His past Marvel experience made clear for Davis the need for understanding how live-action would integrate with VFX up front. “You always need to have a clear, even vivid idea of what that set extension is going to look and feel like,” he declares, “so you can create a light source that will work for what is being added later as well as what you have on-set. I work very closely with the VFX supervisor and production designer on this kind of conceptualization; if you don’t get things fully decided, it wastes your prep, and if that happens, you wind up creating light on set that is non-committal; a compromise you need to avoid.”
Production designer Andy Nicholson’s challenges were two-fold: depicting the 1995 period, and introducing the Kree and Skrull races to the MCU. “We’re going to be seeing more of these aliens going forward,” Nicholson shares, “so we had to come up with visual material that supported the idea that these cultures have been at war for millennia. A city that covers an entire planet is an old science fiction concept, but we tried to show it in an everyday fashion – the social structure of people within the city as well as the unique architecture.”
Nicholson studied the comic book source material and then filtered that through the script’s specific needs. “Something I picked up working on Gravity is creating 3D looks in the art department before building anything. That way we can find out early if it’s impractical, or if the directors want to suggest an alteration that we can quickly accommodate. The feedback loop is such that set designers and concept artists are working hand-in-glove, showing a set, even offering them a chance to walk around it using virtual reality.”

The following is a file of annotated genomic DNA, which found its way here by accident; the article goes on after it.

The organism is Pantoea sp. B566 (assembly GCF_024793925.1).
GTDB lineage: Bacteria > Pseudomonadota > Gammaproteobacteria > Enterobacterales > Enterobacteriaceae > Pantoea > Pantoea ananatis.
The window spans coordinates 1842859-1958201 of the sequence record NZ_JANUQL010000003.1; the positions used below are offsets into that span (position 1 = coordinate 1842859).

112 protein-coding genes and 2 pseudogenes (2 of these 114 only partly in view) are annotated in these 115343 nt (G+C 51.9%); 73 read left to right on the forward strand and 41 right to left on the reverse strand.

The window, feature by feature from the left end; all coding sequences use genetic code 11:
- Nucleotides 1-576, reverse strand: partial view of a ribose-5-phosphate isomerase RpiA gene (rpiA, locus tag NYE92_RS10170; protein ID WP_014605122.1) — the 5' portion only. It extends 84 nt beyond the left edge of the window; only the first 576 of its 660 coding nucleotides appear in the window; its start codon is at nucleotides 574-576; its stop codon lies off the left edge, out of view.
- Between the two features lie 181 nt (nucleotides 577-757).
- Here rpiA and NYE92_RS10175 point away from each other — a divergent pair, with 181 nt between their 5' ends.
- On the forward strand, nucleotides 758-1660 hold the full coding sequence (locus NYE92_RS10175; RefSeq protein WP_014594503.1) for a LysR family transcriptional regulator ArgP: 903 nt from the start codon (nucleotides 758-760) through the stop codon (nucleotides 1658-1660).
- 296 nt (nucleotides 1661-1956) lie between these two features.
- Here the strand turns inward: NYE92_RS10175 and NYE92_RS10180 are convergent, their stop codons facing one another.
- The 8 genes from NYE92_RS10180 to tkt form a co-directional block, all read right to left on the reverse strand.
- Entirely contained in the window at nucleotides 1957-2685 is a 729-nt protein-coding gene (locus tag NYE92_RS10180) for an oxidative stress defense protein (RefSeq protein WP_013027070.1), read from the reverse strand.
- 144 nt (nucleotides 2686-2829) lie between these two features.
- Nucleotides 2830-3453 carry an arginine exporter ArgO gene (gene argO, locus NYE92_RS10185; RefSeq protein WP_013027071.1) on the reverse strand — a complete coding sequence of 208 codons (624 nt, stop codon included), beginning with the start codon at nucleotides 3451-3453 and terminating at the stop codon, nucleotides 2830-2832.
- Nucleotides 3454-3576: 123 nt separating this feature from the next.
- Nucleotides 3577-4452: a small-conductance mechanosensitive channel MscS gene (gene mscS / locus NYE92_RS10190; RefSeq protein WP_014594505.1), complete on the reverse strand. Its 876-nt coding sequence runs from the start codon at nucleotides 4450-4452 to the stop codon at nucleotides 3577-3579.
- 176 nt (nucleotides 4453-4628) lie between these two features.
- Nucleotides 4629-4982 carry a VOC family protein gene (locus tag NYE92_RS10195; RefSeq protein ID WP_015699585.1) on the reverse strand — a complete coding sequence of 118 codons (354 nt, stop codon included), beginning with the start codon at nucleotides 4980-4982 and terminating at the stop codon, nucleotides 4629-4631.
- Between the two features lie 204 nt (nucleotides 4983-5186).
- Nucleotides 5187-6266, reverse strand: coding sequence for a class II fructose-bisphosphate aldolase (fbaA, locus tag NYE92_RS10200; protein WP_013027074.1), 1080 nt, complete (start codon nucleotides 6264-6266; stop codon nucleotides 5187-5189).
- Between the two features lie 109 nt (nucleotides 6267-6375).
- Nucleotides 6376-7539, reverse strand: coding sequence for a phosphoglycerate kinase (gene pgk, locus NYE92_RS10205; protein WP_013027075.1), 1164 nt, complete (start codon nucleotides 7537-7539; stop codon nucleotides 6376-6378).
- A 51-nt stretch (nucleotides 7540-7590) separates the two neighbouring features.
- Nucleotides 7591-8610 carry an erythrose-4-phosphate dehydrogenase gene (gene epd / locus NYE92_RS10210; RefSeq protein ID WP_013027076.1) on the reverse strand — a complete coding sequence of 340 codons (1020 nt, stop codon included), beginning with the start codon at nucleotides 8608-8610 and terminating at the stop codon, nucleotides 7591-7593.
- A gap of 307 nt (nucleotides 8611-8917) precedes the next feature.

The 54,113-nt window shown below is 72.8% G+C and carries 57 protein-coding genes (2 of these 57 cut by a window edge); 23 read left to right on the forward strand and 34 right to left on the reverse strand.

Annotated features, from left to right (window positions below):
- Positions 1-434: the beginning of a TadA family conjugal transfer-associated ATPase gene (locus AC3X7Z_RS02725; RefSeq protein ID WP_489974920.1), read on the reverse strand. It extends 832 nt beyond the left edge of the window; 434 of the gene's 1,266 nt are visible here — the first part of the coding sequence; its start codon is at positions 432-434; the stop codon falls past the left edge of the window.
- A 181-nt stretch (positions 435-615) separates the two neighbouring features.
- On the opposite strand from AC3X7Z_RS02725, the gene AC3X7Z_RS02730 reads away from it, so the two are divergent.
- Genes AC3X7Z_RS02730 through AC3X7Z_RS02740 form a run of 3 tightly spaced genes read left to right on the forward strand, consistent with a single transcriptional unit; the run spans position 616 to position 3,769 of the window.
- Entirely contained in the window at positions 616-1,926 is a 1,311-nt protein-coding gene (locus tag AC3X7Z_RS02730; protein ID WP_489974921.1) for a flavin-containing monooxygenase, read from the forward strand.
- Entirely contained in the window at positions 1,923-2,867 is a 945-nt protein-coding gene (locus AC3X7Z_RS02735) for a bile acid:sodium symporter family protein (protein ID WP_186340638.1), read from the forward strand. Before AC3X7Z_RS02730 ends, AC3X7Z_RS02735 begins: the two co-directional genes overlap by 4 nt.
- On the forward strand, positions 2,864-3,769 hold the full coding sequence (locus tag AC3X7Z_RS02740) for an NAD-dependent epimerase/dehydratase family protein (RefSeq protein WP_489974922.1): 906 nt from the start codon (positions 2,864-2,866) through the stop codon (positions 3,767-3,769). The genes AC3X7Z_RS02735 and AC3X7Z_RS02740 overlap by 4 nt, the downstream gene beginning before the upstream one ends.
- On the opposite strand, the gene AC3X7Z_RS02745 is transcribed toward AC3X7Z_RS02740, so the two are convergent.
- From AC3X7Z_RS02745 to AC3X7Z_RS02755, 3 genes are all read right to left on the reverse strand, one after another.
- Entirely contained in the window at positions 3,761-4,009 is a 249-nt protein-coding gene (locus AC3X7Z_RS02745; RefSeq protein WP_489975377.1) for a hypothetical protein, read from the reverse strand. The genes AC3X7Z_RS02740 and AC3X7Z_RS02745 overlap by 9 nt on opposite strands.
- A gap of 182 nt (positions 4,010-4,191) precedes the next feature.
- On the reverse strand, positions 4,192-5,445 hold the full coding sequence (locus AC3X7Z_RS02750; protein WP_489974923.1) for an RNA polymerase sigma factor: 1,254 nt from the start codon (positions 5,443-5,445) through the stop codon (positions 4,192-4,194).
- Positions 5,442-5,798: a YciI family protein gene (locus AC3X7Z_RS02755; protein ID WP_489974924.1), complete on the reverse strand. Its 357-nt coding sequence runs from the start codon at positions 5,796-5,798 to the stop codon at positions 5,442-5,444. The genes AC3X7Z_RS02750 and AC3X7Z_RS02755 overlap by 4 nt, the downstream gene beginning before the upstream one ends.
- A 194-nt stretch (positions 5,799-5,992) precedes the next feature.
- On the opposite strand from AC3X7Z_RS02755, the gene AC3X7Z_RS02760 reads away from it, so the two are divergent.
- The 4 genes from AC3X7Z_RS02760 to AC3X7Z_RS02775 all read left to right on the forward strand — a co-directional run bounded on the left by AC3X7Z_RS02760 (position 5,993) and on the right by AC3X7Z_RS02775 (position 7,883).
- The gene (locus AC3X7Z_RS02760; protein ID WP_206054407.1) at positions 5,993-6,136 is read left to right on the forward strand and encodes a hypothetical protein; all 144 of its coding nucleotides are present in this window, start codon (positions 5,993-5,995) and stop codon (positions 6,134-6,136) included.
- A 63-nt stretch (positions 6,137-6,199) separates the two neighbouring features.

For Visual Effects Supervisor Christopher Townsend, the film’s naturalism was a major draw. “The directors come from a strong indie background, and bring an organic outlook that’s centered on character,” he explains. “For space, they wanted us to steer away from Guardians, with the super colorful nebula. We create fantastically unique worlds but take pains to ground them in some kind of reality. There’s an aesthetic language that all Marvel films adhere to, so it is a bit of a mix-and-match between the old and the new.”
Speaking of old and new, Captain Marvel features much more youthful versions of S.H.I.E.L.D. team members Coulson [Clark Gregg] and Nick Fury [Samuel L. Jackson], which required a larger amount of de-aging work than previous MCU outings.
“[De-aging is] a painstaking, frame-by-frame manipulation of the image,” Townsend explains. “And since I’ve used them many times previously, Lola Visual Effects was our main go-to for that work. We spent a huge amount of time in preproduction determining how the younger Sam Jackson would look. That included what we could do practically that could help their effort, like with hair and makeup, plus we had reference of him in other movies from that era. Supervisor of additional VFX Janelle Croshaw looked after that whole body of work, which requires a light touch to avoid stepping on his performance. Photographing people with different lenses and in different lighting conditions can alter their apparent age rather drastically; in reality, we accept that. But with digital manipulation, those situations come off like red flags, so we have to be especially careful not to go too far afield.”
Gaffer Ross Dunkerley had worked with Davis on Three Billboards Outside Ebbing, Missouri, but Marvel was his first MCU project. “When they told me I had two months of prep, my first thought was, ‘What am I going to do with all this time?’” Dunkerley admits. “But as it turned out, we could have actually used another couple weeks! Usually on features there is one production meeting, and then we’re all off and running. But on Marvel, there were sequence meetings almost weekly.”
Dunkerley found these meetings to be absolutely crucial.